Her name is Alice (Madeline Brewer), but her horde of devoted online fans know her as Lola. They court her with chatroom tokens and heart-eyes emoji. They send her nipple tassels in the mail. And they're witness to the alarming events that take place in the taut and utterly compelling new horror movie Cam, on Netflix November 16.
Cam, a movie produced by horror behemoth Blumhouse, is a psychological horror story in the most fundamental sense. While it contains vaguely supernatural elements, the movie's most thrilling moments come in Cam Girl Alice Ackerman's spiral as she realizes she has been copied by some kind of computer virus with a will of its own.
The movie leaves the mechanics of the crime (or hacking? or haunting?) to the imagination. Instead, the supernatural elements are couched in Alice's experiences; we know as much as she does. Since Cam doesn't offer up any concrete explanation, it relies on performances for momentum — and only an actor of Madeline Brewer's caliber could pull a challenge like this off.
In Cam, Brewer essentially plays three characters. She's Alice, an ambitious girl stuck in Arizona using what she has — charm and a camera — to climb up the capitalism ladder. She's Lola, the Cam girl who has special nicknames for each of her most loyal fans. And she's also Lola's clone, an amalgamation created from Lola's past videos that can exist entirely on its own, long past Alice's death. Brewer plays a fourth character in the end, too — but we'll get to that later.
Up until the strangeness begins to occur, Alice had been consumed by her quest to become a "top girl" on the site FreeGirls.Live. Everyone on the site seems to have a strategy for amassing a following. Some of the cam girls paint themselves in glitter; others are into lace and BDSM. Alice's brand is stunts. In each square of her wall calendar, Alice records the "theme" of that day's cam session (some include "date night" and a week devoted to the seven deadly sins). In the first scene, for example, she fakes her own death. The repercussions of the suicide stunt are twofold: She climbs in the ranks to position 53, and she can draw a direct connection between violence and arousal in the hearts of her fans. Yum.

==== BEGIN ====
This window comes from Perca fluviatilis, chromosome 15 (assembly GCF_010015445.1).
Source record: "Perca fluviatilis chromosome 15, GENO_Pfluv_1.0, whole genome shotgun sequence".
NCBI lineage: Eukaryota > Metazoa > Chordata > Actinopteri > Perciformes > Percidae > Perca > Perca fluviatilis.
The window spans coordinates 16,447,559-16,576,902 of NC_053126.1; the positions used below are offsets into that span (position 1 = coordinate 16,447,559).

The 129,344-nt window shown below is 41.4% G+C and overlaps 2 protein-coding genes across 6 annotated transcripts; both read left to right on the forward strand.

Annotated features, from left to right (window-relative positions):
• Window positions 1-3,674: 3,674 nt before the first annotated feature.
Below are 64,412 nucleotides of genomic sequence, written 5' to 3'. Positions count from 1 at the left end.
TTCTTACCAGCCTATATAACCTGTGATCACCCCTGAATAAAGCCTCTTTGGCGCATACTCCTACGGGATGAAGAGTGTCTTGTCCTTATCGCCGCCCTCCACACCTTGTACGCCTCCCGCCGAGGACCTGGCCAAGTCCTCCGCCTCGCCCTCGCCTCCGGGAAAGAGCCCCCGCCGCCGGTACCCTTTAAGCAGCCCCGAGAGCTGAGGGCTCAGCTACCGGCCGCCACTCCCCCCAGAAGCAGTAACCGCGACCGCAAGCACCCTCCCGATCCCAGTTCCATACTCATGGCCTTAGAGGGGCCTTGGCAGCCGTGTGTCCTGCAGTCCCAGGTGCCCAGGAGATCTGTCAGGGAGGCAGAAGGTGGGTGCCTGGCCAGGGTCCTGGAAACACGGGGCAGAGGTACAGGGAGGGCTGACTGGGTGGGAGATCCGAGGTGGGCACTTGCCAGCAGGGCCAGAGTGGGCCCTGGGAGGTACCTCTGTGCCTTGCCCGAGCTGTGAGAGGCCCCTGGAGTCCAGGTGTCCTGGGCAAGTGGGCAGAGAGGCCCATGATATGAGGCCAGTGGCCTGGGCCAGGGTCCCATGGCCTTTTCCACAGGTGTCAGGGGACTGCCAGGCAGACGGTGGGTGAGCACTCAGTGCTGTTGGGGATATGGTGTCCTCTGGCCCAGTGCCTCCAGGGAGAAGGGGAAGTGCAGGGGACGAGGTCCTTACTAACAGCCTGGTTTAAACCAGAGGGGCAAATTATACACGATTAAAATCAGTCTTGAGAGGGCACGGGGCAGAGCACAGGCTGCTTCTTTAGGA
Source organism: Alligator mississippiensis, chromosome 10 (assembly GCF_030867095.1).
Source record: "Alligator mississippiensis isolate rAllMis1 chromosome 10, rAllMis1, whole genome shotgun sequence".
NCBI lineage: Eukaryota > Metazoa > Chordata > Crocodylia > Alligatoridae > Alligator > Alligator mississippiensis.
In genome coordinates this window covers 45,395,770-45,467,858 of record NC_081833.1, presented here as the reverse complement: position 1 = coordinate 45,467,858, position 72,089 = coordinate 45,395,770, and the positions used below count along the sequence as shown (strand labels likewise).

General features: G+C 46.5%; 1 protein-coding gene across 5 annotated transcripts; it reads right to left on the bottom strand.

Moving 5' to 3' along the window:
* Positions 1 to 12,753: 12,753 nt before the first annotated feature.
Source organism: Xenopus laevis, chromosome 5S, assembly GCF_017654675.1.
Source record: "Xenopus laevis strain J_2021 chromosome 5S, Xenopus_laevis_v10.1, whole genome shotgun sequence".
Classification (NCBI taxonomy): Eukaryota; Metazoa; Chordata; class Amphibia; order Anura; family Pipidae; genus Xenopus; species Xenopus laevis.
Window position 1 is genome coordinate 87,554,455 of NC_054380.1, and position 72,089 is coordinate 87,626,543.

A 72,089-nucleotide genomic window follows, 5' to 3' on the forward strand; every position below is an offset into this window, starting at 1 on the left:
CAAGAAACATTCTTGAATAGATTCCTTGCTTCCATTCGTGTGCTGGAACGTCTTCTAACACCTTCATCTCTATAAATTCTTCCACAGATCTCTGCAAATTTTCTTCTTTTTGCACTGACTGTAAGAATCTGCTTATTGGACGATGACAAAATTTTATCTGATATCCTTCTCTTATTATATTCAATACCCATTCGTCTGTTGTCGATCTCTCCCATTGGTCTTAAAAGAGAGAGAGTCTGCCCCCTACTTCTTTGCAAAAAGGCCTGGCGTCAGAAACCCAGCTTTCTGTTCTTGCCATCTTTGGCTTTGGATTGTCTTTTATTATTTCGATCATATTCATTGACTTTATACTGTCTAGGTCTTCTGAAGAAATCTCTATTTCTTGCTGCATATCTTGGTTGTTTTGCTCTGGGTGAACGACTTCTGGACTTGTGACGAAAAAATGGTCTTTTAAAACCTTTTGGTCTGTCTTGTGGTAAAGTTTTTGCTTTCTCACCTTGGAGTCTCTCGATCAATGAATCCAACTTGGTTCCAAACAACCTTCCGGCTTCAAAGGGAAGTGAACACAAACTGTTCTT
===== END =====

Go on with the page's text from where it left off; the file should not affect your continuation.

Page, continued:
Just as Alice has crossed to spot 50, she's sabotaged by another cam girl named Princess, who instructs her followers to make Lola's spot drop by 10 places. To gain back her position, Alice decides to ride the Vibatron (a knockoff Sybian) in a multi-room studio designed for Cam Girls. The next day, Alice tries logging onto her account. She's blocked. But this is no regular hacking.
Lola's account, you see, is active. She watches herself sitting in a bubble bath, interacting with the chat room. But how could she be in a bubble bath if she was also sitting in her bed in pajamas? Something is up.
Really, though: What's wrong with Alice's account?
After wandering around in confusion for days, Alice finally gets clarity from Tinker (Patch Darragh), a super-fan who moved to Alice's Arizona town. At first, Alice thinks the "other Lola" is a girl who has an uncanny resemblance. But she's not. She's a product of the internet. "I found it just like you. I think it can take anything it can find of you online," Tinker says, during their confrontation. "It's on all of the cam sites."
Tinker had an inkling Lola's account would be copied, though he could offer no answers as to why. "I've watched enough to guess who it'll choose. I don't know what it is or how it'll work," he says. We don't know if the virus is a being of its own, or perhaps a really intelligent software created by a hacker.
How does the virus work?
Think back to the Black Mirror episode "Be Right Back." In that episode, a company offers a service that brings the dead back to life — sort of. It clones a person's body, then implants a personality derived from a person's internet history, from social media activity to Google searches.